As a librarian, Crystalclear is always on the hunt for books in her friends’ wheelhouses, and so I got a text from her asking if I’d like to read Pay the Piper. She hadn’t loved it, but thought maybe she was just the wrong audience. Would I give it a try and an honest review?
I’m the perfect audience; faerie legends and fractured fairytales are my jam. I was really excited to read this. ::Sigh::
The book is split between chapters in the world of Faerie where we learn about our piper, Gringras and his fate, and chapters in the early 2000s with our protagonist Callie, a writer for her school’s newspaper, who’s supposed to be covering a story about the famous rock group, Brass Rat, of which Gringras is the front runner. The band is coming to her small Massachusetts town on All Hallows Eve, and while waiting to talk to the band, she overhears a conversation she shouldn’t that leads her to believe the band isn’t all that they seem.
The 2000s chapters were chock full of unnecessary details about Callie’s family and friends that have little bearing on the actual story, but the important details, like Callie’s Scottish grandma who always told her creepy faerie stories, are allusions or asides. A LOT of page space it taken up with Callie’s teenage angst on her issues with writing ‘the truth,’ and all the dialogue between the humans feels forced and prescribed.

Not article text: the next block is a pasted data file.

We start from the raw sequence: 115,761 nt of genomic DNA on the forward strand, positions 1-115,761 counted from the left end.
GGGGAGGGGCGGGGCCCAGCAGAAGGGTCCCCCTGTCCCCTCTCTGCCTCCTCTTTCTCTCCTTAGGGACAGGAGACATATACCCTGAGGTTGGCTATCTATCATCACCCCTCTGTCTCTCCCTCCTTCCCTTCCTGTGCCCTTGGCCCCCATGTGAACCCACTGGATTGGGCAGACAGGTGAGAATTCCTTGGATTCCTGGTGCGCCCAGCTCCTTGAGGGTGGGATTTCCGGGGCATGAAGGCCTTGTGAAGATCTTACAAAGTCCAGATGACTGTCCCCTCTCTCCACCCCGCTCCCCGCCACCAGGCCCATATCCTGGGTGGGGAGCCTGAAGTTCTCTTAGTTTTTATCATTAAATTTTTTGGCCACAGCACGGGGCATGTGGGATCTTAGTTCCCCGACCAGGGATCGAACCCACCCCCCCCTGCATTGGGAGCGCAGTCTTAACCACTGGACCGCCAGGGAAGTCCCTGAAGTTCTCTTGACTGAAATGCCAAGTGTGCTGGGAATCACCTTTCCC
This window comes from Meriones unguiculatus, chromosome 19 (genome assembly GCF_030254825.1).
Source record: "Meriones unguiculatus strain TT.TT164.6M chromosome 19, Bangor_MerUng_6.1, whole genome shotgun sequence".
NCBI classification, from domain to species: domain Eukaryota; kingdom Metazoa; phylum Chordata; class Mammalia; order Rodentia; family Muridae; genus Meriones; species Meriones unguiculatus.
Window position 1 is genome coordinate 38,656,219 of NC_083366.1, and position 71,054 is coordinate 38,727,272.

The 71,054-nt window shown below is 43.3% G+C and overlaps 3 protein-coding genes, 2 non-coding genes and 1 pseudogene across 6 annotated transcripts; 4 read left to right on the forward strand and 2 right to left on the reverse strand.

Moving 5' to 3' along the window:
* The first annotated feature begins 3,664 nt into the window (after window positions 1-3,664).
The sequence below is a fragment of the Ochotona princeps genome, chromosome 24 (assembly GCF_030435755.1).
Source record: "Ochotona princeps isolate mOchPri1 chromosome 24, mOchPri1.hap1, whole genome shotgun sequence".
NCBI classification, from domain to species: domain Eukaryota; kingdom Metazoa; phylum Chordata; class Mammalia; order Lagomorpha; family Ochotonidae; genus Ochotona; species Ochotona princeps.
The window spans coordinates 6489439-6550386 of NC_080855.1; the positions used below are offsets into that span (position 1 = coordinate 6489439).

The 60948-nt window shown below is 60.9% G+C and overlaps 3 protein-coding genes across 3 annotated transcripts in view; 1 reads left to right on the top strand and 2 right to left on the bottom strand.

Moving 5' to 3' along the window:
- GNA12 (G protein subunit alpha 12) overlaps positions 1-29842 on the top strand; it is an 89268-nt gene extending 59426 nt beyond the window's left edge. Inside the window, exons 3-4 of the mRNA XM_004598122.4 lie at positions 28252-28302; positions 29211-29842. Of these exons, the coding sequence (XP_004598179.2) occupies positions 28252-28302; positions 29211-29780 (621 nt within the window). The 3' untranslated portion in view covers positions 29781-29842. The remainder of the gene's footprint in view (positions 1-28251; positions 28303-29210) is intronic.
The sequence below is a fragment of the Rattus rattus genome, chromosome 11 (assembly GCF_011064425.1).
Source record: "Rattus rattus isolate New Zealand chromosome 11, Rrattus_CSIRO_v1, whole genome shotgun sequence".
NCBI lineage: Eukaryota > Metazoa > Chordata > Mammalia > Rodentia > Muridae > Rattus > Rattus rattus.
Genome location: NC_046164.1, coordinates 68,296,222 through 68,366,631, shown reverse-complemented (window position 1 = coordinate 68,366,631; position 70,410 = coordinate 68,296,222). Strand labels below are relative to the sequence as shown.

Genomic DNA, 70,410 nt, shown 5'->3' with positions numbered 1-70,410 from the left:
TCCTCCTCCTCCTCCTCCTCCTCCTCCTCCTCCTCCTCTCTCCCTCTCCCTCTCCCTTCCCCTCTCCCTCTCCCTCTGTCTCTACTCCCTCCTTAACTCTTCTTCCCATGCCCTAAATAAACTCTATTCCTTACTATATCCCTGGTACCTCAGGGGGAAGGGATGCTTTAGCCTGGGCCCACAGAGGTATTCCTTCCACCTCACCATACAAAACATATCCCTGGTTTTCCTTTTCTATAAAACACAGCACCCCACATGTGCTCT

Faerie was very well written, its characters were interesting and flawed and wonderful, and I would rather have spent the whole book there, or following Gringras on his search for redemption. The dialogue and plotting of Faerie was masterfully done, and the asides about Gringras’ half-life between earth and Faerie were so much more interesting than the actual story.
It also didn’t help that the Callie chapters legitimately read like a retelling of “Hocus Pocus,” but with faeries instead of witches. Legit, there’s even an ‘adult’ halloween party to explain why there aren’t any parents around when the kids get magicked away by Gringras’ piping. I get that there’s only so many plots one can do about child stealing, but the direct correlations were pretty indisputable.
I really wanted to like this story; it had a great premise, and the parts of the story about Faerie were exceptional. But the parts that were the actual story were not good, and I wouldn’t recommend this. Read Changeling instead.
Bingo Square: Cannonballer Says